Florida manatee deaths spike to record high in 2013

Worsening coastal water quality seen as factor

Endangered Florida manatees are dying at an alarming rate. bberwyn photo.

Endangered Florida manatees are dying at an alarming rate. bberwyn photo.

By Summit Voice

FRISCO — Florida manatee deaths in 2013 spiked to the highest level ever, with the state’s wildlife agency reporting that 829 of the gentle sea cows died during the year. That total is more than double last year’s and exceeds the previous record number of deaths set in 2010, when a severe cold snap contributed to 766 deaths.

If there’s any good news for manatees in this year’s numbers, it’s that the number of deaths attributed to collisions with boats dropped to the lowest level in at least five years, comprising only 9 percent of the total mortality.

On the downside,  more frequent episodes of toxic algal blooms may have been a big factor in this year’s mortality toll, according to environmental watchdogs, who chastised state officials for not doing more to protect water quality.

Altogether, the 829 deaths comprise about 17 percent of the state’s total population of the endangered marine mammals. There were 276 red tide-related manatee deaths in 2013, almost as many as for the previous eight years combined and more than 60 percent above the previous record for red tide-related deaths of 151 back in 1996. Continue reading

Wyoming wolf battle far from over, as wildlife advocates challenge delisting in federal court

Gray wolves a. Photo courtesy USFWS.

Gray wolves are facing state-sanctioned slaughter in Wyoming. Photo courtesy USFWS.

Lawsuit says state management plan is inadequate

By Summit Voice

FRISCO — Wildlife advocates say that, without federal protection, wolves in Wyoming could soon be back on the ropes because of anti-wolf state policy that does little to protect the predators.

Based on those concerns, conservation groups sued the U.S. Fish and Wildlife Service in U.S. District Court in Washington, D.C. The court heard arguments in the case on Dec. 17, with Earthjustice attorney Tom Preso asking the judge to restore Endangered Species Act protections to gray wolves in Wyoming until state officials develop a stronger wolf conservation plan. Continue reading

Feds delay wolverine listing decision

Wolverine. Photo courtesy Roy Anderson/USFWS.

Wolverine. Photo courtesy Roy Anderson/USFWS.

Not everyone is convinced that the species is threatened by global warming

By Summit Voice

FRISCO — Federal biologists last week said they aren’t quite ready to make a final decision about endangered species status for wolverine. The listing deadline has been pushed back by six months for another review of the science — a step that’s taken when there is “substantial scientific disagreement.”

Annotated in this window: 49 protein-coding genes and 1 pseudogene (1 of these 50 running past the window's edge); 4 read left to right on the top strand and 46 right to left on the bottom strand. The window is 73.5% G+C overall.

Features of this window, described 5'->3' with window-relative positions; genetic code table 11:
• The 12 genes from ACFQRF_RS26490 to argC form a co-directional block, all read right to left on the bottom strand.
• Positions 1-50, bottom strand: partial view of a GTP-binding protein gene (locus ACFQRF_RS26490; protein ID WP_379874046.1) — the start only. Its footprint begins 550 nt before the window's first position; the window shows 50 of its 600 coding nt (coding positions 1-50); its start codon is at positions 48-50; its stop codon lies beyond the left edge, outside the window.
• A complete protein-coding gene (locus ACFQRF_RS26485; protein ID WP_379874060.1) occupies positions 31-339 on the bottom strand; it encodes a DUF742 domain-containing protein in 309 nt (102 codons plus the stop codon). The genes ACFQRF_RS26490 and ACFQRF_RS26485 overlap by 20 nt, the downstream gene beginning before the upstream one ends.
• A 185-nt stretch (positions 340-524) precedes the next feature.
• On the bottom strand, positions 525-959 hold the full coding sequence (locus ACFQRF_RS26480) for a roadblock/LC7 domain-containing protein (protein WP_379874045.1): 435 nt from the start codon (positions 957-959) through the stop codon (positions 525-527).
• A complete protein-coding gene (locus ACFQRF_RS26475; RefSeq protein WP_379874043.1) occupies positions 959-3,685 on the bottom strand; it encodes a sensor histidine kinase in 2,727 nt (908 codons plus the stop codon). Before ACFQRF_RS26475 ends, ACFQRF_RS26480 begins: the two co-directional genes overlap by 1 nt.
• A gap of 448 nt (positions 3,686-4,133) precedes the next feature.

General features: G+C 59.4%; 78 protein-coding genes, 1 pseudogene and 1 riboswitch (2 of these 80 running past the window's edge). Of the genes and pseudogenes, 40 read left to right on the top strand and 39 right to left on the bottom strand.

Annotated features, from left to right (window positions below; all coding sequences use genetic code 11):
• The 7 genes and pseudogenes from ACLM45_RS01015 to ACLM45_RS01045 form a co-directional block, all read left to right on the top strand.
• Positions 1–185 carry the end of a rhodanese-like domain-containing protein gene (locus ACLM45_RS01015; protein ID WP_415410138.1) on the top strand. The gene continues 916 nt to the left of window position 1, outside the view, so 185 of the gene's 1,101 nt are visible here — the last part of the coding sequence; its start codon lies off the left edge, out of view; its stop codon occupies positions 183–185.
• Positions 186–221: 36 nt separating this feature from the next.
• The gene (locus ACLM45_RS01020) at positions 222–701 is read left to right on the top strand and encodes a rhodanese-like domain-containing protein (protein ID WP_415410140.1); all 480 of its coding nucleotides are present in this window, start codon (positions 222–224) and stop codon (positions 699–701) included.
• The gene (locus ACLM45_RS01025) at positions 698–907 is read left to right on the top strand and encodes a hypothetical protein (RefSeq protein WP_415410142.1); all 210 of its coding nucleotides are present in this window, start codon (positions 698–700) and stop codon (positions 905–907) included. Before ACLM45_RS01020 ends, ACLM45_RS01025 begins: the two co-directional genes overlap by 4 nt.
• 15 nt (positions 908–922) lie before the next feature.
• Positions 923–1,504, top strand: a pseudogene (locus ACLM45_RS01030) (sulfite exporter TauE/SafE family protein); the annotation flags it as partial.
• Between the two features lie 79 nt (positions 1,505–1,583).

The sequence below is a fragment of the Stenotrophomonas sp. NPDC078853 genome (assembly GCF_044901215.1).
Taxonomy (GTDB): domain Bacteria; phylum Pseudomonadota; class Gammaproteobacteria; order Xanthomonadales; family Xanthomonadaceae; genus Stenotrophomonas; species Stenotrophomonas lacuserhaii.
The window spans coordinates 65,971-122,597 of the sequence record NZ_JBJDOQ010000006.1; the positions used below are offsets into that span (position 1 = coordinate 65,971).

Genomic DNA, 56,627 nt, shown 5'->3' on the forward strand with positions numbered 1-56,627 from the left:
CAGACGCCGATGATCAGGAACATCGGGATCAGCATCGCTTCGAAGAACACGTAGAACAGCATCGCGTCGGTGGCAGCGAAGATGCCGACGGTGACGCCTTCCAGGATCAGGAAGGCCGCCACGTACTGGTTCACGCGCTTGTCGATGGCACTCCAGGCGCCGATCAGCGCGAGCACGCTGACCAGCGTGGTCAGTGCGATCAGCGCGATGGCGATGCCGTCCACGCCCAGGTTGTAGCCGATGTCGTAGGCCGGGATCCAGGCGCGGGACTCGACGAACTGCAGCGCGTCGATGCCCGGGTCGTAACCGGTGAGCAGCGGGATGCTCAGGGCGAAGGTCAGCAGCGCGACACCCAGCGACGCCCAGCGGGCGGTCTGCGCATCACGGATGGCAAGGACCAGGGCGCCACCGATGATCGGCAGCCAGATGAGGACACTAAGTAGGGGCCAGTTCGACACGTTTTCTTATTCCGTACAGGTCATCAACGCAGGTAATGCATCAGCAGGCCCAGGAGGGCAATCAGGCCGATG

“During the peer review process on our proposed rule to list the wolverine as threatened, we received a variety of opinions from the scientific community concerning the information we used to develop the proposed rules,” the U.S. Fish and Wildlife Service said in a statement. Background on wolverine conservation online here. Continue reading

Can a diet change help pikas survive global warming?

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Pika habitat is threatened by global warming. Kim Fenske photo.

Researchers carefully document eating habits of unusual low-elevation pika population in Oregon

By Summit Voice

FRISCO — They’re cute and fuzzy and threatened by global warming, but it turns out that at least some pikas may be able to survive a warmer world by changing their diet.

“Our work shows pikas can eat unusual foods like moss to persist in strange environments,” University of Utah biology professor Denise Dearing said after studying pikas living in rockslides near sea level in Oregon — at much lower elevations than most other pikas. “It suggests that they may be more resistant to climate change than we thought,” she said. Continue reading

Environment: Loggerhead sea turtles need protection at sea and in feeding grounds, not just on nesting beaches

Loggerhead sea turtle. Photo courtesy NOAA/Marco Giuliano.

Loggerhead sea turtle. Photo courtesy NOAA/Marco Giuliano.

New research to help inform conservation

By Summit Voice

FRISCO — Protecting nesting beaches is an important part of the loggerhead sea turtle recovery effort, but it may be even more critical to protect older juveniles and sub-adults to ensure they reach maturity and breed multiple times, according to new research by federal, state and university biologists.

NOAA last summer proposed designating nearshore reproductive habitat, breeding areas, and migratory corridors as critical habitat for the species.

“Our study suggests that the cumulative survival from hatchling to maturity, which may take 30 years, combined with present-day climate effects on mature females, has a greater influence on annual nesting population size than does the exclusive impact of survival during the first year of life as hatchlings,” said biologist Vincent Saba.  “The first year of life represents only 3 percent of the time elapsed through age 31.”